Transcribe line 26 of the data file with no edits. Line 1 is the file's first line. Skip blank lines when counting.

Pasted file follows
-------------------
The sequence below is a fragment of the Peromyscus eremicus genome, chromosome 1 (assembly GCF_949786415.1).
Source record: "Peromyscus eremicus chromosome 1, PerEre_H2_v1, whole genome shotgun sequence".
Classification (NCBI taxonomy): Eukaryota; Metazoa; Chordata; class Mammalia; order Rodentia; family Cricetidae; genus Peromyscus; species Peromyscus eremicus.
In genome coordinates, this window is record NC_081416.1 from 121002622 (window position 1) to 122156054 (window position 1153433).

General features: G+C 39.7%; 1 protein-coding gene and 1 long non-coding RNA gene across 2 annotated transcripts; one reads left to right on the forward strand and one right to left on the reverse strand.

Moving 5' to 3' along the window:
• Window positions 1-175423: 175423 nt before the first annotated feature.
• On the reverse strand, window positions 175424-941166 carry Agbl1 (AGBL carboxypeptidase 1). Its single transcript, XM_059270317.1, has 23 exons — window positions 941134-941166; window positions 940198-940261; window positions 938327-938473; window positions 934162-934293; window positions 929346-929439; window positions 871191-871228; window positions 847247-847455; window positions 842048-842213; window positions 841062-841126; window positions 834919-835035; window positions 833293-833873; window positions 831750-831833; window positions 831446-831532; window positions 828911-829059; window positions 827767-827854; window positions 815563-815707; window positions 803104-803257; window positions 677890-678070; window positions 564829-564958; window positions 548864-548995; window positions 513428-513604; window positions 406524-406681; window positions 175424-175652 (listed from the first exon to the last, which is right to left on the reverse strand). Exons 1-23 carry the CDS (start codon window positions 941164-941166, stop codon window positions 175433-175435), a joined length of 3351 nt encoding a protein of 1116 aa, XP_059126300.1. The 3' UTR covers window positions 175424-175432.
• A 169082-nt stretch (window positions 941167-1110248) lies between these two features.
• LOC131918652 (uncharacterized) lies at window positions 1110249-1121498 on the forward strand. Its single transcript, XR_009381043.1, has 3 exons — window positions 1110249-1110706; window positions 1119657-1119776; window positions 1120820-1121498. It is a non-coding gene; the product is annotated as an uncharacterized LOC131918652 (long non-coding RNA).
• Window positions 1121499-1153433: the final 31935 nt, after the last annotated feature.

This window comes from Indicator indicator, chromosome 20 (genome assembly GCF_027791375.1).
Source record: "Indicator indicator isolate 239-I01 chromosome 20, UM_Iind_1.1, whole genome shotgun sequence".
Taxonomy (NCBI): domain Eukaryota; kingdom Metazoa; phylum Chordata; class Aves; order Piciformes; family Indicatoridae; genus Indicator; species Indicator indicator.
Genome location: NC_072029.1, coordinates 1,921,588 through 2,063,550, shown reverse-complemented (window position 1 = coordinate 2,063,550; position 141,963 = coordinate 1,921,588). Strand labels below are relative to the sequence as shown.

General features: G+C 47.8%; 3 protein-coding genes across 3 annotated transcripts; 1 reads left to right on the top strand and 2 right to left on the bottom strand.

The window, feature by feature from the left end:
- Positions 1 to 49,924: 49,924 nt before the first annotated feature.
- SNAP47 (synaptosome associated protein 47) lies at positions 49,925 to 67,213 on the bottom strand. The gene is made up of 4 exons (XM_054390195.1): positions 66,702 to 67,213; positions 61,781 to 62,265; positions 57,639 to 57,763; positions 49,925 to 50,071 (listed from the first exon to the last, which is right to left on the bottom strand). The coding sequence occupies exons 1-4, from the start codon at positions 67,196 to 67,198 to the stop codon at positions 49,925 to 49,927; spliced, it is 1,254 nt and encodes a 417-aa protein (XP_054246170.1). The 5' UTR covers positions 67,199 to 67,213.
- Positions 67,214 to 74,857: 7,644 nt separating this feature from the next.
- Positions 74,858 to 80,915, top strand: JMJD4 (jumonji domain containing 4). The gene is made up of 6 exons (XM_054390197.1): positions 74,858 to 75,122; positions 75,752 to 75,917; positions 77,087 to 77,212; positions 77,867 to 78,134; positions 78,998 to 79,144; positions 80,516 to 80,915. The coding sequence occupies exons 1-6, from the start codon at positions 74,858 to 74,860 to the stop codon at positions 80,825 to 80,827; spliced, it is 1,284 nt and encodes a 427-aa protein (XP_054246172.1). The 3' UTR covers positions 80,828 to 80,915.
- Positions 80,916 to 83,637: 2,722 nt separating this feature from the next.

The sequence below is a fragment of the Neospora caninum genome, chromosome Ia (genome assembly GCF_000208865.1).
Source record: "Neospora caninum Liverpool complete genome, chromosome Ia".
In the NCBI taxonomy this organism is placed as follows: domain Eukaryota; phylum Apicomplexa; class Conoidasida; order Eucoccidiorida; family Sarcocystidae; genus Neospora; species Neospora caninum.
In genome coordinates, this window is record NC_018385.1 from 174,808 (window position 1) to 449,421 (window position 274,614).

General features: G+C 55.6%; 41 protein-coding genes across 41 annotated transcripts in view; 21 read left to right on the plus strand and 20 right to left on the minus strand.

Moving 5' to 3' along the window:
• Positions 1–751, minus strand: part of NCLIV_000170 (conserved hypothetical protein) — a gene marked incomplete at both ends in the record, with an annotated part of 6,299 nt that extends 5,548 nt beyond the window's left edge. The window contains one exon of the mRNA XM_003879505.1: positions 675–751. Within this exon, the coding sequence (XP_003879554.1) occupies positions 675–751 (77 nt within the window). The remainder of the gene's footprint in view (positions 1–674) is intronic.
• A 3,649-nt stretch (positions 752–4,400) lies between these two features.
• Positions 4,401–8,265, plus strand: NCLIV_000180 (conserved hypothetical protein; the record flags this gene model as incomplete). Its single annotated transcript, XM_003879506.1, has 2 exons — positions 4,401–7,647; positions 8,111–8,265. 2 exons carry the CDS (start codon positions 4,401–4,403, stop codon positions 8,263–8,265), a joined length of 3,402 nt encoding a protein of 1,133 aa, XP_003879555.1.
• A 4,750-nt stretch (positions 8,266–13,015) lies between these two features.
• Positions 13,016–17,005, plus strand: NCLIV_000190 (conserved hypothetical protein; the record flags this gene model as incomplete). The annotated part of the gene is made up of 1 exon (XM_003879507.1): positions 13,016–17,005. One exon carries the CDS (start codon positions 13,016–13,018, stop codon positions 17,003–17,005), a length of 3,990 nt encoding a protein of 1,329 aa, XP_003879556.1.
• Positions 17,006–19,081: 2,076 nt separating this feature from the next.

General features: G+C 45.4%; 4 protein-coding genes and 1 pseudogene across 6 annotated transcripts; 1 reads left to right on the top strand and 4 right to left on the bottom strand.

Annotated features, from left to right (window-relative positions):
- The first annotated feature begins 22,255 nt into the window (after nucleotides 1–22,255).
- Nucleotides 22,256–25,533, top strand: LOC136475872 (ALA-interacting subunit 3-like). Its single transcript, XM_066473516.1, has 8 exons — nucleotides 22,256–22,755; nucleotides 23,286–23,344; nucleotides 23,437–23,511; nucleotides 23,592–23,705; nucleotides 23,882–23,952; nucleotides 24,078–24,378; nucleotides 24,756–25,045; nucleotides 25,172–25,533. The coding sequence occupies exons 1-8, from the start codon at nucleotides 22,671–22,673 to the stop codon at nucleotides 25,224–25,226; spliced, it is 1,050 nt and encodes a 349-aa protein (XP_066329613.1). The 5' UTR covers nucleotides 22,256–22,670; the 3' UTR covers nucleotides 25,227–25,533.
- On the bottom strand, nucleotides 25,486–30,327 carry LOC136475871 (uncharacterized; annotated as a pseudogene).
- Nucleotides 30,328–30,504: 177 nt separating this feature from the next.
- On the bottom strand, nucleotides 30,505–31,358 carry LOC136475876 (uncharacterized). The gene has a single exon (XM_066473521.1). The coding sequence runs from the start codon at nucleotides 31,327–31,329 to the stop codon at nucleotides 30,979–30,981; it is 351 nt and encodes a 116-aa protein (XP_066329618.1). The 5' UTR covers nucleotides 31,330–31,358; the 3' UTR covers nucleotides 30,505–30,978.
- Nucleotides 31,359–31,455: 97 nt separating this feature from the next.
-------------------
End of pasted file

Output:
In genome coordinates, this window is record NC_018385.1 from 174,808 (window position 1) to 449,421 (window position 274,614).